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Bertha pulls plug on excavation open day near Barcombe Mills

David Millum leading a site tour of the Lewes and Brighton Archaeological Societies.

David Millum leading a site tour of the Lewes and Brighton Archaeological Societies.

With uncertainty over the path of former hurricane Bertha it was decided to cancel Sunday’s Open Day at the excavation site at the Romano-British settlement at Bridge Farm, near Barcombe Mills.

Organisers said an early morning inspection showed that weather conditions had made access to the site dangerous.

Cancellation notices were posted on the project’s website and in key local spots.

Culver Archaeological Project hoped not too many people braved the weather and were disappointed.

The Open Day was set for the last day of the dig as the previous weekend had been busy with four local history and archaeological groups visiting, including Ringmer and Lewes.

The site, being on a busy working farm, is not open to the public and will now be backfilled and returned to grassland for preservation but three information boards giving details of CAP’s nearby 2013 discoveries are due to be unveiled during the autumn in the Barcombe Mills car park.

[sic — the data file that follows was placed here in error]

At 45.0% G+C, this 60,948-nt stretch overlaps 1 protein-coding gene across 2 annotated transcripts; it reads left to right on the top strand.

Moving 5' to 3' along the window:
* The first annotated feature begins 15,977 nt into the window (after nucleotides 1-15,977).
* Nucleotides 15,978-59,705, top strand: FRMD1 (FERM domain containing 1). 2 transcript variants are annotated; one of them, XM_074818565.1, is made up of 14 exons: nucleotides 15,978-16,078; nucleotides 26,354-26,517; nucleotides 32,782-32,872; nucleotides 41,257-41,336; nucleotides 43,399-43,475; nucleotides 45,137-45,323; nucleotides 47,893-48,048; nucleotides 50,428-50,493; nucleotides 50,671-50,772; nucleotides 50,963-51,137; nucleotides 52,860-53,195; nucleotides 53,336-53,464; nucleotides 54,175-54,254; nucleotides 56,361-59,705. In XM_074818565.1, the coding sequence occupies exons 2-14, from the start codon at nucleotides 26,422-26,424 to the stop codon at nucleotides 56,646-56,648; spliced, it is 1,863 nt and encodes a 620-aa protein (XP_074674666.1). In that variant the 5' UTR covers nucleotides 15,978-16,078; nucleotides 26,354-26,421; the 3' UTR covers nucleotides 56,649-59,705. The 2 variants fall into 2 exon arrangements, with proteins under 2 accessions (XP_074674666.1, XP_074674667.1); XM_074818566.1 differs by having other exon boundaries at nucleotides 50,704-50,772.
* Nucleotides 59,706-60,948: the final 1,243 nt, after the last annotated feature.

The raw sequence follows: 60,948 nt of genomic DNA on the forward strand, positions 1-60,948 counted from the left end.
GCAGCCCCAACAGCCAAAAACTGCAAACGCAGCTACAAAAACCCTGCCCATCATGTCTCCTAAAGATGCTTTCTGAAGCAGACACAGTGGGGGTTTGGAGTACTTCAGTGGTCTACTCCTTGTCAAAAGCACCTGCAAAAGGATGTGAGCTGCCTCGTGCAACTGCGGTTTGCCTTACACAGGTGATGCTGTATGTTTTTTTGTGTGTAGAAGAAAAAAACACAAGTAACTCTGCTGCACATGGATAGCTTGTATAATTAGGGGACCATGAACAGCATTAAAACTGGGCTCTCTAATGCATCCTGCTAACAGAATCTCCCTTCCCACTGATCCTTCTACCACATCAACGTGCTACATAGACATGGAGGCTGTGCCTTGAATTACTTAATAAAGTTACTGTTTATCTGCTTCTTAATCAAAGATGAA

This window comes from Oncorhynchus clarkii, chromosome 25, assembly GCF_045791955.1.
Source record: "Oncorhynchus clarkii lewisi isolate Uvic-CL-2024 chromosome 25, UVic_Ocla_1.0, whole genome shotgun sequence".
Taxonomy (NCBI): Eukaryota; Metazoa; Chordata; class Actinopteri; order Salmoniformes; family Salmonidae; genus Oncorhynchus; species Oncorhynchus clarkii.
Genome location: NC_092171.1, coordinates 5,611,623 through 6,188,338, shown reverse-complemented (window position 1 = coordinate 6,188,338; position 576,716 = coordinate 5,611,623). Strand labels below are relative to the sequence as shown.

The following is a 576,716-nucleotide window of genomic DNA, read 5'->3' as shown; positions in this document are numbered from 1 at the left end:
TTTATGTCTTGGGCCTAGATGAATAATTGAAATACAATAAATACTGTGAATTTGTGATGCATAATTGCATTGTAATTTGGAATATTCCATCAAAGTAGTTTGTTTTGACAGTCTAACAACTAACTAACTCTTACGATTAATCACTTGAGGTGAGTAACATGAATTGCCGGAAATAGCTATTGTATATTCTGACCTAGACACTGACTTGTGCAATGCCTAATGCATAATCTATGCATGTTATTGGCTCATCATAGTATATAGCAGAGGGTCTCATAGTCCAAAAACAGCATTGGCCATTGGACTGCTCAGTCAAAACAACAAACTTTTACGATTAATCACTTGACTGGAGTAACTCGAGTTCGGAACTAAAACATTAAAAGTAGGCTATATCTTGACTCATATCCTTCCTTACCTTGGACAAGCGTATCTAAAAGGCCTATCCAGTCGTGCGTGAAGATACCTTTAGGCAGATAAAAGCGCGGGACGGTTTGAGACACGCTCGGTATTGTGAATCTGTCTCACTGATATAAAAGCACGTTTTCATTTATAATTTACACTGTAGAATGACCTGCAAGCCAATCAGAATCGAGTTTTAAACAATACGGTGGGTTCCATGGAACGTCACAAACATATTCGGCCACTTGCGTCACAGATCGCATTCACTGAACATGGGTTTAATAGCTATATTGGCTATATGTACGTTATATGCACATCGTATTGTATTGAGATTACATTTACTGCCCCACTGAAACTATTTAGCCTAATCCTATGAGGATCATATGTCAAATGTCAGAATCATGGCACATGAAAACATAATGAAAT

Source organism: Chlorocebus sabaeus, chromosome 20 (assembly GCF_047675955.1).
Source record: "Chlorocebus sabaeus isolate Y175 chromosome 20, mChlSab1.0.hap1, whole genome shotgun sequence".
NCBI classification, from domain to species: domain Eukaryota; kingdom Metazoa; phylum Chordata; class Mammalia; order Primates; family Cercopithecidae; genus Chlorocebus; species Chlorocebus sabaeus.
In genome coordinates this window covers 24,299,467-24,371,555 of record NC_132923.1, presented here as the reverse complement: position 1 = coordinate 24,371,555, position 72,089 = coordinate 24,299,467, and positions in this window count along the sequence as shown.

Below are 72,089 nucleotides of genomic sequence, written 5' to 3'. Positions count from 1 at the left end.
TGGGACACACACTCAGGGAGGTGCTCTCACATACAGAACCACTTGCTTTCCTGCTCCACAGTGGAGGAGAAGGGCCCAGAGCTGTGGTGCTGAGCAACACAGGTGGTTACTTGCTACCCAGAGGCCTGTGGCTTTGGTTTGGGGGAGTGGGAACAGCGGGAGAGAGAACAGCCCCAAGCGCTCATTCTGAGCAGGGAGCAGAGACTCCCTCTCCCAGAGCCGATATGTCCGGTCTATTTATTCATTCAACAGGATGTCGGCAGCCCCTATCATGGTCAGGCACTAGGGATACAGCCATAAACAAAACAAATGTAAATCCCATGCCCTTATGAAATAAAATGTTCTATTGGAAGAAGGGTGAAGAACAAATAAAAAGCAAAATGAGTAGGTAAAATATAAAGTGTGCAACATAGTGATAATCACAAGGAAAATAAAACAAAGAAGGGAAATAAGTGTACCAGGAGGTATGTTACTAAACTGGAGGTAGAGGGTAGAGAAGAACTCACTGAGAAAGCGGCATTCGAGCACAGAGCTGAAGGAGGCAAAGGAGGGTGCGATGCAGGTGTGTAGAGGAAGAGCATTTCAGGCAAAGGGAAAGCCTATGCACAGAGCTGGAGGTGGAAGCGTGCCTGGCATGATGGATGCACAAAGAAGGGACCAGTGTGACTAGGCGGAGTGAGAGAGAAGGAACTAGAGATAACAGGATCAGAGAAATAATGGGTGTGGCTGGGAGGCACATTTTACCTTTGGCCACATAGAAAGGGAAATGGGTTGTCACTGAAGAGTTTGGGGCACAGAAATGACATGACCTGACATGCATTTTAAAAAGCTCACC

Rob Wallace and David Millum, directors of the dig, are due to speak at several local venues during the winter and articles on the results of the excavations will be posted on the website (www.culverproject.co.uk) and issued to the Sussex Express and Sussex Past and Present.

They thanked the 60 plus volunteers, most local but some from Canterbury University and one from India, who supported the dig.

David Millum leading a site tour of the Lewes and Brighton Archaeological Societies.

Site volunteers (site directors at the back) standing in location of the 13 large postholes.

The 45cm long carved timber from below the post base.

The excavation revealed the remains of the bases of 13 large upright timbers, of an 18m by 6m building, still surviving in the water-logged conditions after nearly 2000 years. These were uncovered and recorded but left in situ as the best method of preservation, with only one partial postbase removed for further analysis and potential dating. The star find was a carved timber fragment 45 x 20 x 15cm lying under the base of a post. This could have been a pad to support the new post or have symbolic implications with the use of timber from a previous building on the site. The team are trying to find comparable timbers and usage from other sites to help interpretation.

 

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